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Federal Magistrate Rules on Case Filed by State Prisoner Denied Delivery of Prison Legal News

A United States Magistrate in the State of Oklahoma has issued a Report and Recommendation regarding Oklahoma prison officials' motion for summary judgment seeking to dismiss an Oklahoma prisoner's civil rights and habeas corpus complaint filed based upon the denied delivery of Prison Legal News (PLN) and other publications. The magistrate also reviewed other legal claims founded upon due process grounds regarding conditions of confinement, alleged retaliation, as well as asking for declarative and injunctive relief, judicial notice of documents, and claims against prison officials in their official capacity.

The magistrate recommended that "Defendant's motion, construed as a motion for summary granted in part and denied in part."

Plaintiff was a prisoner in the Davis Correction Facility in Holdenville, Oklahoma serving a life sentence for a first-degree murder conviction. He complained of "consistent delays over a two year period in the delivery of [PLN] ... and the denial of his February 2007 issue of PLN." He also alleged that other publications had been delayed, stating "that prison officials conspired to retaliate against him for exercising his First Amendment right."

The court noted that prisoners "have a First Amendment right to receive information while in prison to the extent the right is not inconsistent with prisoner status or the legitimate penological objectives of the prison." The court applied the standard of Turner v. Safley, 482 US 78, 107, S.Ct. 2254, 96 L.Ed. 2d 64 (1987). The four factors that they reviewed based upon Turner were the following: “(1) whether a valid and rational connection exists between the regulation and the asserted legitimate governmental interest; (2) whether alternative means of exercising the constitutional right remain available to [prisoners]; (3) any effect accommodating the right would have on guards and inmates, and (4) the absence of ready alternatives."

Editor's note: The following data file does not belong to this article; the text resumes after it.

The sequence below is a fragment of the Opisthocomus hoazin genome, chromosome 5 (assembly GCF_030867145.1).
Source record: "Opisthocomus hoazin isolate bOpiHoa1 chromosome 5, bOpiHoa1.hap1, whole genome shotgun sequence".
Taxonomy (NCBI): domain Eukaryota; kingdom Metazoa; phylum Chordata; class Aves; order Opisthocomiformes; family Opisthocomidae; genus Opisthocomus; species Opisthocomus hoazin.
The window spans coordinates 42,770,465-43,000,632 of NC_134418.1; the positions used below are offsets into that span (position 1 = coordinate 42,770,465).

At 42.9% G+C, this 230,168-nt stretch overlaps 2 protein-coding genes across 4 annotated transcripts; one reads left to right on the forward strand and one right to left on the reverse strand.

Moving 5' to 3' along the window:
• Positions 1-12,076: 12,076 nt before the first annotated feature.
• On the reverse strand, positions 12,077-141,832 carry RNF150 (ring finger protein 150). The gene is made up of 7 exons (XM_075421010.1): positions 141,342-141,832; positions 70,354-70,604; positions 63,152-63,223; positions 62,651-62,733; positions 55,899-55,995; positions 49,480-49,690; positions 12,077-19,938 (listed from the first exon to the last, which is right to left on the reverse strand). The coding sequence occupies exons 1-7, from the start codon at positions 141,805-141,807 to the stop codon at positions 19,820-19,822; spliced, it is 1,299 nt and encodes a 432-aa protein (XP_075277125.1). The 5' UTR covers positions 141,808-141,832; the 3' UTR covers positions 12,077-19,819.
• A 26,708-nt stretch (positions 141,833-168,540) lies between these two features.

On March 1, 2007, the plaintiff had been notified that he had received an issue of PLN that “violated inmate correspondence guidelines.” Plaintiff then filed a grievance, which was denied, as was the administrative appeal of that denial. This court reversed this decision, stating, "We cannot conclude that [the warden's] actions were justified by security concerns or any other valid penological objectives." Plaintiff's other counts regarding the non-receipt of other subsequent issues of PLN were denied based upon the fact that he could not establish whether or not they had been mailed to him.

The court also found that although it would not dismiss plaintiff's complaint on the grounds of failure to exhaust administrative remedies, it did agree with prison officials that plaintiff did not state a cause of action on his due-process claim regarding conditions of confinement and retaliation.

In normal circumstances, the case would normally be set for trial on the remaining issues, but in this instance the plaintiff passed away and the case was dismissed for want of prosecution. See: Sidney Allen Worthen v. Oklahoma Department of Corrections, et al., No. CIV-07-687-R, 2010 WL 3295010 (W.D. Okla. 2010).

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Related legal case

Sidney Allen Worthen v. Oklahoma Department of Corrections, et al.